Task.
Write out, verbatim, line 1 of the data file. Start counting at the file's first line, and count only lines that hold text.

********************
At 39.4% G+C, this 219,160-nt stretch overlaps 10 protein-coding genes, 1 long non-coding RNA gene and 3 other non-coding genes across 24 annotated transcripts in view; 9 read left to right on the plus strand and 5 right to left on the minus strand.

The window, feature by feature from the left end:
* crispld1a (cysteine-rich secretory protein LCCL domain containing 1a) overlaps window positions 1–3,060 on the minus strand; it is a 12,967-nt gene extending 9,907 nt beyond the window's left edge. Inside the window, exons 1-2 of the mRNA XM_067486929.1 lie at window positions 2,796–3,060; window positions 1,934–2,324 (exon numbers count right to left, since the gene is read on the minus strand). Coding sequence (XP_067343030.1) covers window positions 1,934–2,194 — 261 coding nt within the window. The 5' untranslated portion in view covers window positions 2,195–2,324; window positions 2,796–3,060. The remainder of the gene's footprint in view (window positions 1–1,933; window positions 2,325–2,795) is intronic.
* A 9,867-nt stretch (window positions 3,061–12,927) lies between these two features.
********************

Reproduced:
At 39.4% G+C, this 219,160-nt stretch overlaps 10 protein-coding genes, 1 long non-coding RNA gene and 3 other non-coding genes across 24 annotated transcripts in view; 9 read left to right on the plus strand and 5 right to left on the minus strand.